I'm all over the place - not a purist for any particular style/genre. Just creating bass parts to fit my needs, and I am VERY ecclectic. Some "bass experts" might tell me my tone is not appropriate for some particular application, but it sounds good to me as I work out parts to suit my compositions. The only limitation I'm aware of so far is ME. :D

    REALITY CHECK: If you really are tone deaf, I can't imagine how you'll be able to play fretless bass. The fret lines will help keep you near the correct pitch, but you really have to be able to hear the pitch of every note you play... I hate to dampen anyone's enthusiasm, but I think you should have a guitarist buddy come with you to the store and jam a little. Have him play his part and listen to your playing on the fretless. If he says your pitch is off, maybe you should scrap the idea of playing fretless...:(

    Yeah, I was worried about that, too. ESP/LTD Customer Support told me the battery lasts hundreds of hours. I can't recall whether they said approx 200 hours, or 400 hours...I'm almost certain it was 400 hours. Either way, that's a LOT of playing time, and the battery is only engaged when your cord is inserted in the jack. SO UNPLUG AT THE BASS WHEN NOT PLAYING. Assuming 400 hours of battery life, and assuming you play 20 hours a week, you're good for 20 weeks / 5 months. Keep a spare long-life 9-volt and a small phillips screwdriver in your gig case and f'gedabowdit. :D

    And I'm pretty sure the battery dies all at once. You plug in your bass one day and...nothing. :eyebrow:

    Yeah, I think the B-205s are pretty heavy but are well balanced. I notice a very slight tendency to neck dive when playing seated, but none at all when playing standing-with-a-strap. See my mention of the NEOTECH MEGA BASS STRAP above. $30 online. Musician's Friend has/had it on sale for $24. Amazon sells it too. It's black non-descript. 4" wide at the shoulder and very well padded. Equally important is that it stretches slightly. It's kinda 'bouncy' and it makes my basses feel a LOT less heavy. Good, solid leather strap pin slits, too. It's kinda long though. I'm 6'2" and of lean build, and I find it to be just a tad too long at its shortest adjustment. Had to modify it for shorter length (very simple process). I hope to post a HowTo soon.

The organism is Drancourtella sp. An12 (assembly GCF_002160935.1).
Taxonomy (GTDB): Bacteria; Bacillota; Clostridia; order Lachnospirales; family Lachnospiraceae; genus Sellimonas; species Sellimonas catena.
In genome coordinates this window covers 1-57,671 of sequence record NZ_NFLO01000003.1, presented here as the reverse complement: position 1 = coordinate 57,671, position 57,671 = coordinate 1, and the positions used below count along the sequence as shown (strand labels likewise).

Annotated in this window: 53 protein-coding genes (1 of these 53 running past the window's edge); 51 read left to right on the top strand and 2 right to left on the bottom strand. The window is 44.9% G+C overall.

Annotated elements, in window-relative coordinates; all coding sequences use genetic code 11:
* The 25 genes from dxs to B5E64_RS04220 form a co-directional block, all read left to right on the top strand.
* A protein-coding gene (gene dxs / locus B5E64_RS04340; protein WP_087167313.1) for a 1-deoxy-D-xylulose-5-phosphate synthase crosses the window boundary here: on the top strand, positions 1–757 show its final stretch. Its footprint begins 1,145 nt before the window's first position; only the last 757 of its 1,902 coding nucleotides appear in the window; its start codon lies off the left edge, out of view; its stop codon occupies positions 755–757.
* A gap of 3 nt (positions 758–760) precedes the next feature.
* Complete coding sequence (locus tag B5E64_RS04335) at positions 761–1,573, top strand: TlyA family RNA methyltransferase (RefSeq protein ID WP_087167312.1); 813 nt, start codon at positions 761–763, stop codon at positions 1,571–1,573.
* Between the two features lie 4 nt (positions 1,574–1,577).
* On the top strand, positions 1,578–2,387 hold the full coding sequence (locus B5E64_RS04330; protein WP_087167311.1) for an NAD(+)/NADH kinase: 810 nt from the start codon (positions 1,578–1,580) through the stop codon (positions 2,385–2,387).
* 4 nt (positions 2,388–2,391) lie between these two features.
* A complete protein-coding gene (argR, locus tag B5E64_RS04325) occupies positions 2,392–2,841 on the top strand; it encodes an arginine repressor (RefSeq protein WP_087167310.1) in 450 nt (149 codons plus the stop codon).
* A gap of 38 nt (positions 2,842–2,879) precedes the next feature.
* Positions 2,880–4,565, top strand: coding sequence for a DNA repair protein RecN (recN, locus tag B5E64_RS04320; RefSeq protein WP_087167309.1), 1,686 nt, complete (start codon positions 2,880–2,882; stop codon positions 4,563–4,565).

Get on the email list for zZounds.com, MusiciansFriend.com, SamAsh.com. MusiciansFriend does not sell the fretless (just the fretted), but the other two do sell the FL version. These sellers frequently send out emails with 10% to 15% discount promotions on purchases over $299 (and sometimes over $199), and they typically PRICE MATCH or offer to BEAT a competitor's price. I really like dealing with zZounds.com, and they were willing to beat the SamAsh discounted price. DONE DEAL :hyper:
  7. stevenvi


    Nov 12, 2012
    I'm never sure about anything. :) I think I want a 5 string, and while it was my first time playing a fretless, I really enjoyed it. I don't think that the store is equipped for doing a setup, unfortunately. Though when I played it the action was nice and low -- probably part of why I liked it so much. I can handle the intonation part on my own.

    Hmm, you do make a good point. Indeed, before having played a fretless bass, I was assuming that this would be a problem. But when I was actually playing the 205, I was unable to discern any inaccuracy. Even if I do have issues in this regard, I can practice to learn to get it right. I have plenty of people who are happy to tell me when I'm out of tune. :D (And if I give up I have a 30 day window to return it I guess, but I really don't anticipate that.)
  8. JacoNOT


    Mar 7, 2012
    The world is upside-down at present, so no surprise there. :meh: ;)

    Just my two cents, but that's kind of like a color-blind person learning to see different shades of violet. Hmmmm. I hope you're right, but I'm pretty sure you're not... Can you tune your bass by matching each string to the adjacent lower string fretted at 5? If not, fretless might be an endless struggle.

    If it were me (and it is isn't) I would avoid the hassle. I'd go to the store with either a jam partner or some kind of reference material - maybe a song or two on an MP3 player that could be plugged into an amp. I would play along with that source material and have a TRUSTED FRIEND listen and tell me how accurate my pitch is along the way. I would not rely on the salesperson to give me honest feedback (he's motivated to sell you that bass ;)).